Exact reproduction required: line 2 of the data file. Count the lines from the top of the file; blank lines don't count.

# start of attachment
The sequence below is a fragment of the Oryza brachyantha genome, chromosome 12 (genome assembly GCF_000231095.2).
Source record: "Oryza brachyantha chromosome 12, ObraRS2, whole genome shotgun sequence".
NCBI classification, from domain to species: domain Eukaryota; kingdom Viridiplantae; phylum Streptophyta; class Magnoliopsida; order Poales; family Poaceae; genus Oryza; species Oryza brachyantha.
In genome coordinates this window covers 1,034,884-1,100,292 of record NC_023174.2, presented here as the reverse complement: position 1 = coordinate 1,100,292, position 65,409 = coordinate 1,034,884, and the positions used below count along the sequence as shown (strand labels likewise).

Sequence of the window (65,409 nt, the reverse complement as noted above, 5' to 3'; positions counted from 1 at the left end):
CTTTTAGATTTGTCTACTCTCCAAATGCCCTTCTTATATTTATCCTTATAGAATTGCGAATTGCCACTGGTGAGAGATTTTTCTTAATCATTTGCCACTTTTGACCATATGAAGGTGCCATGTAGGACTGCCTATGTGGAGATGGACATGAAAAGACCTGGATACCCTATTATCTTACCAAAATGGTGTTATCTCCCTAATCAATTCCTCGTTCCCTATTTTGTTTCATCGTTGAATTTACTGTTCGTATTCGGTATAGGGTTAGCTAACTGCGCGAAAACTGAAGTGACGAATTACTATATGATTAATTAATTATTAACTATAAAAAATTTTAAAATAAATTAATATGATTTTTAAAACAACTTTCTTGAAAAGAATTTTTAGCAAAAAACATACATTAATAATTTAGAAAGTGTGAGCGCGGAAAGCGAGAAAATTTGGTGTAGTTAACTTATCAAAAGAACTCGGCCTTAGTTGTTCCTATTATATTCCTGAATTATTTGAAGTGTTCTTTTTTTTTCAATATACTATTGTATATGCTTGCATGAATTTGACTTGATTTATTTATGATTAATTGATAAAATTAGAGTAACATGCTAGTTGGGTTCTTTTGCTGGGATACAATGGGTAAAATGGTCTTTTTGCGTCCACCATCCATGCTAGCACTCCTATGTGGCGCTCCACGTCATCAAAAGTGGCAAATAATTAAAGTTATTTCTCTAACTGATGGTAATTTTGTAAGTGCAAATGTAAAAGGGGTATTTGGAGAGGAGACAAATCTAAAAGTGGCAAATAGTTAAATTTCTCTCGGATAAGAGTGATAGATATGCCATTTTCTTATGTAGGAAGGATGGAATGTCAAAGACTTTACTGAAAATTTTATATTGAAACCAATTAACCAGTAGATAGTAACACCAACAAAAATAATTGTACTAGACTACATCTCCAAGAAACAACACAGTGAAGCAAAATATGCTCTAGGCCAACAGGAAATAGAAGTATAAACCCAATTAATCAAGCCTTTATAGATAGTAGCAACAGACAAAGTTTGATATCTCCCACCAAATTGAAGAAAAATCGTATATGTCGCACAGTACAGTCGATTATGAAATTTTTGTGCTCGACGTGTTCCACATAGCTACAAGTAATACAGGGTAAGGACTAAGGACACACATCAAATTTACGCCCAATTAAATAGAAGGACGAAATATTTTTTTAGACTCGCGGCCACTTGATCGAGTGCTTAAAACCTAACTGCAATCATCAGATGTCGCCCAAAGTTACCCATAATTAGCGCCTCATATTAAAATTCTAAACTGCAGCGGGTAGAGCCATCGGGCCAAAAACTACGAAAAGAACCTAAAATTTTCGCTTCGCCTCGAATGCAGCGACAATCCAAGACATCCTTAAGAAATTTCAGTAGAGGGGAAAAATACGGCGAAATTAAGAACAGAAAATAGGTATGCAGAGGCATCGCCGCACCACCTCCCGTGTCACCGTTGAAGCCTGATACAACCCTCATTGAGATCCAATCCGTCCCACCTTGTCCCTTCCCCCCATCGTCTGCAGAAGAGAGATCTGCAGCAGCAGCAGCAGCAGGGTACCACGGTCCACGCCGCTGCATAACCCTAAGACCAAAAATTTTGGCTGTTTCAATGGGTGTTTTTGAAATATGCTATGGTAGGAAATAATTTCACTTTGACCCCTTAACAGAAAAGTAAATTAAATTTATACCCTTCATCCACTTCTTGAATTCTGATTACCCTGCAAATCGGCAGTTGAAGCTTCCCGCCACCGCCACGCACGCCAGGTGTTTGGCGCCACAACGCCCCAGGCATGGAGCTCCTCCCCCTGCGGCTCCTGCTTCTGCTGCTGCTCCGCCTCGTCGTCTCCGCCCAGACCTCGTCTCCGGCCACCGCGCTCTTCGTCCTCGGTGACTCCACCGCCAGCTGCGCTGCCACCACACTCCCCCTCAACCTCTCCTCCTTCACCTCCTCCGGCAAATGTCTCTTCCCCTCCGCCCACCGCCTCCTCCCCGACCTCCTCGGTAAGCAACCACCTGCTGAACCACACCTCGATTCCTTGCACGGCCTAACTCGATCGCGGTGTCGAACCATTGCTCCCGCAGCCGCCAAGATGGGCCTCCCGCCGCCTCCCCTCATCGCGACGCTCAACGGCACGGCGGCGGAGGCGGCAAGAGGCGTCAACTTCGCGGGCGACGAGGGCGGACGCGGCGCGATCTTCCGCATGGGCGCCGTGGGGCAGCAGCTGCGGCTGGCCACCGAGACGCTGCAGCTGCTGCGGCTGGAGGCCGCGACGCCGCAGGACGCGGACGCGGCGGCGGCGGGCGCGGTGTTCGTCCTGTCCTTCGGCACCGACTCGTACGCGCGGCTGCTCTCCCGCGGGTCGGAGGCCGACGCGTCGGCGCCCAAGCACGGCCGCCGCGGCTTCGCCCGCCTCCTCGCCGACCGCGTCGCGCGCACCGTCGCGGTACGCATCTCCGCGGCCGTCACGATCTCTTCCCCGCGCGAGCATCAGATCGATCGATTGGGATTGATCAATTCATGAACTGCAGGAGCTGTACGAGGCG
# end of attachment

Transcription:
Source record: "Oryza brachyantha chromosome 12, ObraRS2, whole genome shotgun sequence".